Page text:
Competition for carbohydrates between kernels in developing ear and plant metabolism sites especially in the roots of a corn plant is established 10 days after pollination. This is a battle being fought individually by each plant in a corn field, as each plant can have slightly different environmental factors influencing its ability to produce carbohydrates and different numbers of kernels.
Net supply of carbs is influenced by environments, like light intensity, in which the rate of photosynthesis drops directly with less light. Cloudy days result in lass carbs produced. Leaf disease, reducing photosynthesis due to less leaf area, as does shade from adjacent plants. We have selected genetics programed to move carbs to non-photosynthesizing tissue like the roots with excess stored in stalk. During the grain fill time of the corn plant, newly produced carbs are transported to the kernels as well as those stored in the stalk pith tissue. The draw to kernels is constant, influenced by genetics and minerals, regardless of daily photosynthesis factors. Competition between kernel development and root cell metabolism for carbohydrates reserves stored in the stalk tissue becomes more intense if daily photosynthesis is reduced during the 40-day period of maximum draw by developing kernels.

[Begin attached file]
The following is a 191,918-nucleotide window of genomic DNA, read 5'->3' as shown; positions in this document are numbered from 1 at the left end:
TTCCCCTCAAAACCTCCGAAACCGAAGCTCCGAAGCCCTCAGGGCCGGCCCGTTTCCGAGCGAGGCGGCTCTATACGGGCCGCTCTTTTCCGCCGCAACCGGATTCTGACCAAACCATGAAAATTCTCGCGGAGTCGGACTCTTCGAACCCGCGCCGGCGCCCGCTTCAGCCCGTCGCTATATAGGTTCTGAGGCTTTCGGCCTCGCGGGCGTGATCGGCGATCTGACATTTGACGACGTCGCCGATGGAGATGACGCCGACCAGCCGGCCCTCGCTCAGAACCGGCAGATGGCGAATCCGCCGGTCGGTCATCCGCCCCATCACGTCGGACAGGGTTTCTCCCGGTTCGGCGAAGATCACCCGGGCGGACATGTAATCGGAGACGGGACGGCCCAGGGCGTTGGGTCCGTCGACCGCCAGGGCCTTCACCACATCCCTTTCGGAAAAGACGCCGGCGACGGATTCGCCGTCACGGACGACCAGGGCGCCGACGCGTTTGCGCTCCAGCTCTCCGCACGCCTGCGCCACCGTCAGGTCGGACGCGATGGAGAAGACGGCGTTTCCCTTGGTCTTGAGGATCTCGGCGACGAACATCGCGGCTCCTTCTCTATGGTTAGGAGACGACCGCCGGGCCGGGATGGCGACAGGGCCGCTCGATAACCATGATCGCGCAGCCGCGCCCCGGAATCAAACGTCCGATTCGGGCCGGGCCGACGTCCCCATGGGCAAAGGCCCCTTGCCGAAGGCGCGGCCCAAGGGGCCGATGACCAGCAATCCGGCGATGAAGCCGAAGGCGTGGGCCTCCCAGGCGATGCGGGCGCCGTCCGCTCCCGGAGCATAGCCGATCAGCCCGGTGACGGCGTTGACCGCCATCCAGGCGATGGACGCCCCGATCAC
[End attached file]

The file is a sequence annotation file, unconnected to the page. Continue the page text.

Energy supplied by the carbohydrates pulled to the root tissue is used in its cells’ metabolism for normal function including producing the compounds needed to ward off the multiple organisms in the soil attempting to devour the root tissue. Defense of the living, functioning root tissue is essential to the rest of the corn plant, as the minerals and water absorbed by roots and transferred upwards are essential to function.
It is a battle essentially between roots and kernels for carbs that is fought by each individual plant in a corn plant especially between day 10 and day 50 after pollination. If carb supply is not sufficient to meet both needs, kernels win the race. The roots degenerate prematurely and are unable to supply the water to leaves to match the loss of leaf water due to transpiration. As a result, the plant wilts. Kernels’ win is temporary, as the wilted plant no longer can transport carbs to kernels.
About Corn Journal
The purpose of this blog is to share perspectives of the biology of corn, its seed and diseases in a mix of technical and not so technical terms with all who are interested in this major crop. With more technical references to any of the topics easily available on the web with a search of key words, the blog will rarely cite references but will attempt to be accurate. Comments are welcome but will be screened before publishing. Comments and questions directed to the author by emails are encouraged.